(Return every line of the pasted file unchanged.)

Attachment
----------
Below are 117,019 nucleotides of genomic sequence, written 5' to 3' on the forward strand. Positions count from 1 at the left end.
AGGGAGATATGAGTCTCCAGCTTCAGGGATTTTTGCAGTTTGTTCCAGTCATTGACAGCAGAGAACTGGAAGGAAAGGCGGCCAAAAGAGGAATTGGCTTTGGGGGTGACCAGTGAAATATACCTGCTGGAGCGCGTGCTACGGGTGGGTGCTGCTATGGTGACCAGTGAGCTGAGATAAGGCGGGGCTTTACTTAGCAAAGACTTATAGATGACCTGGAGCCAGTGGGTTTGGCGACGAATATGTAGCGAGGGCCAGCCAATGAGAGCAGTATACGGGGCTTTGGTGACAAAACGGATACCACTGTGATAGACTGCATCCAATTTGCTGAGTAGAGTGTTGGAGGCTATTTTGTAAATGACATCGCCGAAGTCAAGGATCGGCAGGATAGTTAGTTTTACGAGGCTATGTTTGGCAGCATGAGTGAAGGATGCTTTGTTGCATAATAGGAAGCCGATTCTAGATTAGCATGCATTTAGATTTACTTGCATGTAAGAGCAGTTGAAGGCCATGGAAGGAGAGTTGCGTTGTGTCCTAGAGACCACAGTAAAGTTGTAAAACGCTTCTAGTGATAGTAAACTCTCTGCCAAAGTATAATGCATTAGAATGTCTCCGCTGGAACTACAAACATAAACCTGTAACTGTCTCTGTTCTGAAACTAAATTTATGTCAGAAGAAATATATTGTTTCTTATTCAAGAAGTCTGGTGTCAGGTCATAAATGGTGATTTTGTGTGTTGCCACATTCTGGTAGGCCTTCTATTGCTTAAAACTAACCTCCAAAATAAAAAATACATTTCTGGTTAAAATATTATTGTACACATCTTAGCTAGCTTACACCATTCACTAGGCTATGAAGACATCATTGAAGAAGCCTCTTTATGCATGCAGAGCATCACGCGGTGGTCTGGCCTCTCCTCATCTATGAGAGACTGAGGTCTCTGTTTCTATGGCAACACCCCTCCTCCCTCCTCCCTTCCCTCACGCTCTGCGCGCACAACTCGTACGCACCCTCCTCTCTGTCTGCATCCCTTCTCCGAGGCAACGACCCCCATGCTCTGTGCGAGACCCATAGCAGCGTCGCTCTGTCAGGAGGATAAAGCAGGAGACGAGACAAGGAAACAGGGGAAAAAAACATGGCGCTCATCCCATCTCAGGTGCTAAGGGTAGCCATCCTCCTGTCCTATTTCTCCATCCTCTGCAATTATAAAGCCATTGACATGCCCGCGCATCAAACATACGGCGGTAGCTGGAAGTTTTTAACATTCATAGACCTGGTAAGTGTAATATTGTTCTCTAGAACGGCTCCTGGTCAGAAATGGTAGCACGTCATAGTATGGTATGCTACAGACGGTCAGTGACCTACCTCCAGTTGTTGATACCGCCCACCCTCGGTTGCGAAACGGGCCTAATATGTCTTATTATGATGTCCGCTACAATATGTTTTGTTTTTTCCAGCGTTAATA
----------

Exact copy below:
Below are 117,019 nucleotides of genomic sequence, written 5' to 3' on the forward strand. Positions count from 1 at the left end.
AGGGAGATATGAGTCTCCAGCTTCAGGGATTTTTGCAGTTTGTTCCAGTCATTGACAGCAGAGAACTGGAAGGAAAGGCGGCCAAAAGAGGAATTGGCTTTGGGGGTGACCAGTGAAATATACCTGCTGGAGCGCGTGCTACGGGTGGGTGCTGCTATGGTGACCAGTGAGCTGAGATAAGGCGGGGCTTTACTTAGCAAAGACTTATAGATGACCTGGAGCCAGTGGGTTTGGCGACGAATATGTAGCGAGGGCCAGCCAATGAGAGCAGTATACGGGGCTTTGGTGACAAAACGGATACCACTGTGATAGACTGCATCCAATTTGCTGAGTAGAGTGTTGGAGGCTATTTTGTAAATGACATCGCCGAAGTCAAGGATCGGCAGGATAGTTAGTTTTACGAGGCTATGTTTGGCAGCATGAGTGAAGGATGCTTTGTTGCATAATAGGAAGCCGATTCTAGATTAGCATGCATTTAGATTTACTTGCATGTAAGAGCAGTTGAAGGCCATGGAAGGAGAGTTGCGTTGTGTCCTAGAGACCACAGTAAAGTTGTAAAACGCTTCTAGTGATAGTAAACTCTCTGCCAAAGTATAATGCATTAGAATGTCTCCGCTGGAACTACAAACATAAACCTGTAACTGTCTCTGTTCTGAAACTAAATTTATGTCAGAAGAAATATATTGTTTCTTATTCAAGAAGTCTGGTGTCAGGTCATAAATGGTGATTTTGTGTGTTGCCACATTCTGGTAGGCCTTCTATTGCTTAAAACTAACCTCCAAAATAAAAAATACATTTCTGGTTAAAATATTATTGTACACATCTTAGCTAGCTTACACCATTCACTAGGCTATGAAGACATCATTGAAGAAGCCTCTTTATGCATGCAGAGCATCACGCGGTGGTCTGGCCTCTCCTCATCTATGAGAGACTGAGGTCTCTGTTTCTATGGCAACACCCCTCCTCCCTCCTCCCTTCCCTCACGCTCTGCGCGCACAACTCGTACGCACCCTCCTCTCTGTCTGCATCCCTTCTCCGAGGCAACGACCCCCATGCTCTGTGCGAGACCCATAGCAGCGTCGCTCTGTCAGGAGGATAAAGCAGGAGACGAGACAAGGAAACAGGGGAAAAAAACATGGCGCTCATCCCATCTCAGGTGCTAAGGGTAGCCATCCTCCTGTCCTATTTCTCCATCCTCTGCAATTATAAAGCCATTGACATGCCCGCGCATCAAACATACGGCGGTAGCTGGAAGTTTTTAACATTCATAGACCTGGTAAGTGTAATATTGTTCTCTAGAACGGCTCCTGGTCAGAAATGGTAGCACGTCATAGTATGGTATGCTACAGACGGTCAGTGACCTACCTCCAGTTGTTGATACCGCCCACCCTCGGTTGCGAAACGGGCCTAATATGTCTTATTATGATGTCCGCTACAATATGTTTTGTTTTTTCCAGCGTTAATA